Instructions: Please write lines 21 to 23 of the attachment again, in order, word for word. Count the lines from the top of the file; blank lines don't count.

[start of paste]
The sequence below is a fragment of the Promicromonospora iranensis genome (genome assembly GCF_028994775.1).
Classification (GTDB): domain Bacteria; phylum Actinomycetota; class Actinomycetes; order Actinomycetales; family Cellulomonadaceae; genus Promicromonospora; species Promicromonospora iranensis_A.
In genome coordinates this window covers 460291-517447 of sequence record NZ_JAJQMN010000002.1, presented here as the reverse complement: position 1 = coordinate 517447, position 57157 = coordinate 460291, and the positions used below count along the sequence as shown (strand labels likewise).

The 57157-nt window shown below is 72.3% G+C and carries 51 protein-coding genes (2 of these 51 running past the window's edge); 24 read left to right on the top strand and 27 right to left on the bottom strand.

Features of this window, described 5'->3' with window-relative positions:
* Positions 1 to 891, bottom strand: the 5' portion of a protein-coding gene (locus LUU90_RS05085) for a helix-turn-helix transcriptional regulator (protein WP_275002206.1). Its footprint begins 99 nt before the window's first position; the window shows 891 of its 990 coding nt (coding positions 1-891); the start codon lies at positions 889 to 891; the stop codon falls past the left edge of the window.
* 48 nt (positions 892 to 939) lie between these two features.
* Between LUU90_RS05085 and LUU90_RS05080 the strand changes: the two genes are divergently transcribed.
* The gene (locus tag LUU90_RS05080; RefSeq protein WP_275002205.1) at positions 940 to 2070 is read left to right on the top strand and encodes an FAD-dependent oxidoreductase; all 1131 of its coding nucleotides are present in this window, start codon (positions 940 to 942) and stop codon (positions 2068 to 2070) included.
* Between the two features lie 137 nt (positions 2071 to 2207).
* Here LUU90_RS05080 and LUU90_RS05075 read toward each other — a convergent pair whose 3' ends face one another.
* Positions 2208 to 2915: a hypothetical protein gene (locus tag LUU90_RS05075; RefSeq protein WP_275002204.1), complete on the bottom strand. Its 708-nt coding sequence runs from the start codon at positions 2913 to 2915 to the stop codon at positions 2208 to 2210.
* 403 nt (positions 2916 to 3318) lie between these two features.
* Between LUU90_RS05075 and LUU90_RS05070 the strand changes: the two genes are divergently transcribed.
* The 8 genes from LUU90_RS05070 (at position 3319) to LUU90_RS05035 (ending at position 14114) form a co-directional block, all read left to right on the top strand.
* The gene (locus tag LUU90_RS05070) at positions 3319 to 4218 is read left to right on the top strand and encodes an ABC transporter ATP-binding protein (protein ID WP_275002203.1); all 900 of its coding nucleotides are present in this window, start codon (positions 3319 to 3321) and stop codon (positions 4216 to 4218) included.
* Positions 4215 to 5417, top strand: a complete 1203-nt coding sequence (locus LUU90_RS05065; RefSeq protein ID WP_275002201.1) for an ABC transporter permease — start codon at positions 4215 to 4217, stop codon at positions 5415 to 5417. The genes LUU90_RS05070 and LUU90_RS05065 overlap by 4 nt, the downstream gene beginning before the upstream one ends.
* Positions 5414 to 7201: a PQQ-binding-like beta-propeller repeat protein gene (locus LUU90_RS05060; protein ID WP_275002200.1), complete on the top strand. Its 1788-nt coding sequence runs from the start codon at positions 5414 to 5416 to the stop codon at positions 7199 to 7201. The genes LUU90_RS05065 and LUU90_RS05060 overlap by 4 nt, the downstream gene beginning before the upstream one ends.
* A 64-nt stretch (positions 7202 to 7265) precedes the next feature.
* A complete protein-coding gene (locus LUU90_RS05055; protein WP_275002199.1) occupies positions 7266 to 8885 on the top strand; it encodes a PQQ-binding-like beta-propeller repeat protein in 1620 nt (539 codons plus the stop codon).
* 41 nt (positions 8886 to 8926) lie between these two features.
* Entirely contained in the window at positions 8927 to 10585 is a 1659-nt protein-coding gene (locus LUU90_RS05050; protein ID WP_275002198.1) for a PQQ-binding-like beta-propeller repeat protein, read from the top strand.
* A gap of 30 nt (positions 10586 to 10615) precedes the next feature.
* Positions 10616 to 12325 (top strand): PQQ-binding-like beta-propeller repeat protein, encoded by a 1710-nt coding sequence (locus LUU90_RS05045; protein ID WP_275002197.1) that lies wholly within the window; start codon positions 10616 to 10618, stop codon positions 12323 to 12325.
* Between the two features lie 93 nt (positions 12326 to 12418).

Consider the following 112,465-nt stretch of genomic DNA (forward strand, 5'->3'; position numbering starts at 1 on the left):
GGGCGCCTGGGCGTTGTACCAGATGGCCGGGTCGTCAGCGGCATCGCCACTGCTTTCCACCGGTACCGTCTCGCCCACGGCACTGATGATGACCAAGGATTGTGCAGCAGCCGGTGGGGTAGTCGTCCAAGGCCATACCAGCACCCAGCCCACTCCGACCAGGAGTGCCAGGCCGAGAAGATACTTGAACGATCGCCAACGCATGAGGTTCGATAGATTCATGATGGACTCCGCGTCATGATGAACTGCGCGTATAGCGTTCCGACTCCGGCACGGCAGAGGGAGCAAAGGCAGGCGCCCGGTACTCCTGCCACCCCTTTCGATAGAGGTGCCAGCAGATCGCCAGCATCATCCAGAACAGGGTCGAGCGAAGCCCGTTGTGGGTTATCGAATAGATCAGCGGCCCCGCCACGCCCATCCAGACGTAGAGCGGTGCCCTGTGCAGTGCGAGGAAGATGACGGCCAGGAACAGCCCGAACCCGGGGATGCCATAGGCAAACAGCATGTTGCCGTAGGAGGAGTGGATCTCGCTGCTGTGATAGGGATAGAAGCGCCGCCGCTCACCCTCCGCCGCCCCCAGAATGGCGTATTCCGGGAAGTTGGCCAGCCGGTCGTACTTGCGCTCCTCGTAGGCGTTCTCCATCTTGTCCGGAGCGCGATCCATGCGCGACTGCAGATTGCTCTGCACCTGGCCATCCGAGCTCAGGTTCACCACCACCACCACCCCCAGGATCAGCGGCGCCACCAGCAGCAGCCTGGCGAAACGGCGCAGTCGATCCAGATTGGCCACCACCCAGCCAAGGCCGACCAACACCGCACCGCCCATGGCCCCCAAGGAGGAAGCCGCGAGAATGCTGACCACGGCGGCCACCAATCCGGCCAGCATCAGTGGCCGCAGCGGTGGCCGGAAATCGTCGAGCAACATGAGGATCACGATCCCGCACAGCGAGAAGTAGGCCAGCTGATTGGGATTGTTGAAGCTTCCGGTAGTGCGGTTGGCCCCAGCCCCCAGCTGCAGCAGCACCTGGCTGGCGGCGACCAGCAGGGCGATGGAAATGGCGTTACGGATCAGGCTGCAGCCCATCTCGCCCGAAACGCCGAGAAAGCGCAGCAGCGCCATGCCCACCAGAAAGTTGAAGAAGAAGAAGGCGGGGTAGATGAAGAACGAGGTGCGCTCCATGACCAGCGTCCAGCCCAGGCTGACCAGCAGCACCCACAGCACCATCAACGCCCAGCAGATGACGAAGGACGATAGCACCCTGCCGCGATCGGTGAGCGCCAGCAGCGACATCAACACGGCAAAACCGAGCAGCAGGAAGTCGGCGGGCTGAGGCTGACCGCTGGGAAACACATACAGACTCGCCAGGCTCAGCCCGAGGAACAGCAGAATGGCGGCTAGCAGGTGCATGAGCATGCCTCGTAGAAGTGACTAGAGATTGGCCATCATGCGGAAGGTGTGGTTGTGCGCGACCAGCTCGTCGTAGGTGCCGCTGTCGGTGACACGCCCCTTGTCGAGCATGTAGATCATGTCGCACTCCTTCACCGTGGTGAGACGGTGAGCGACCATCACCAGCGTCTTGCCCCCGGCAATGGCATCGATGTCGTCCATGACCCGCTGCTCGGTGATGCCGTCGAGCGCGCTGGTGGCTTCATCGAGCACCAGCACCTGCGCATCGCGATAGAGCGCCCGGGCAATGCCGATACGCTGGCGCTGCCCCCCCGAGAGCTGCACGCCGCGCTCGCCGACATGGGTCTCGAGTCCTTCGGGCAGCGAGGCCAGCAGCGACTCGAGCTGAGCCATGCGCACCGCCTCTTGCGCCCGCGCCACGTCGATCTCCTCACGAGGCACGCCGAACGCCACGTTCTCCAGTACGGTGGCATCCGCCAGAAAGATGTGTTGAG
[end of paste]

* 41 nt (positions 8886 to 8926) lie between these two features.
* Entirely contained in the window at positions 8927 to 10585 is a 1659-nt protein-coding gene (locus LUU90_RS05050; protein ID WP_275002198.1) for a PQQ-binding-like beta-propeller repeat protein, read from the top strand.
* A gap of 30 nt (positions 10586 to 10615) precedes the next feature.